The Jonas Frogren debacle isn't as complicated as some are making it out to be.
For starters, according to the National Hockey League, there was no arbitration in this case. The $500,000 fine and forfeiture of a fourth round draft pick was determined by the league based on the Leafs attempt to circumvent the Collective Bargaining Agreement.
Frogren was not entitled to the $755,000 signing bonus he received.
He wasn't enitled to the signing bonus because this payment wasn't permitted by the terms of the contract Toronto filed with the NHL.
Frogren's contract permitted payment once the contract was registered, however the contract was never registered, it was rejected because of his entry status at the time, but Toronto paid the signing bonus anyway, violating the rules of the collective bargaining agreement.
Determining discipline in this case has been slow because of the steps involved in the process.
The two year contract Frogren agreed to last summer was grieved and wasn't registered until the National Hockey League Players Association settled the grievance in November.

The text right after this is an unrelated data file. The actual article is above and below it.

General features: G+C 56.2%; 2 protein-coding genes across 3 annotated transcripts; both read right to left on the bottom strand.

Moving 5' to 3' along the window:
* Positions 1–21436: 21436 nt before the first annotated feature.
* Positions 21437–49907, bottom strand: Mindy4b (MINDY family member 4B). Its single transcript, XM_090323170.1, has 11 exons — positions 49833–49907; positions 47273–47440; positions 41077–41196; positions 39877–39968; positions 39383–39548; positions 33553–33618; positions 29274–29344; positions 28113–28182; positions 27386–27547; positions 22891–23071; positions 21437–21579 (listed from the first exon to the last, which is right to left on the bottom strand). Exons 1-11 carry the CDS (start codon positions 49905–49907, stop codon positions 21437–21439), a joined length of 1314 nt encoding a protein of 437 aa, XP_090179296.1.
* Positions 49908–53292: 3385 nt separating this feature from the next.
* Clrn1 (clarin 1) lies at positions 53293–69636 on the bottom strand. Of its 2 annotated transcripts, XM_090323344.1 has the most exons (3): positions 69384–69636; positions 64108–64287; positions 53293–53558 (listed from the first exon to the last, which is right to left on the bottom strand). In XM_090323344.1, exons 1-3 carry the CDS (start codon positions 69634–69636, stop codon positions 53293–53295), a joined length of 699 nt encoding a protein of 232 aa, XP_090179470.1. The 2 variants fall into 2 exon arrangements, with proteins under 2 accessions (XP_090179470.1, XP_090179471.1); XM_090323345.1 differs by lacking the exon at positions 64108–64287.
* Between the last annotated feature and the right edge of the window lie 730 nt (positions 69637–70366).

Having to forfeit a fourth round pick is also considered by the Maple Leafs to be stiff punishment, although the NHL says the fact this pick was acquired through a trade with the Tampa Bay Lightning many have viewed as salary dump is purely coincidental.
Toronto traded American League defenseman Richard Petiot to the Tampa Bay for Olaf Kolzig, Jamie Heward and Andy Rogers in a swap that relieved the Lightning of salary in exchange for a fourth round draft pick that now no longer exists, allowing all teams in the draft to move up a spot in the fourth round compliments of the Leafs mistake.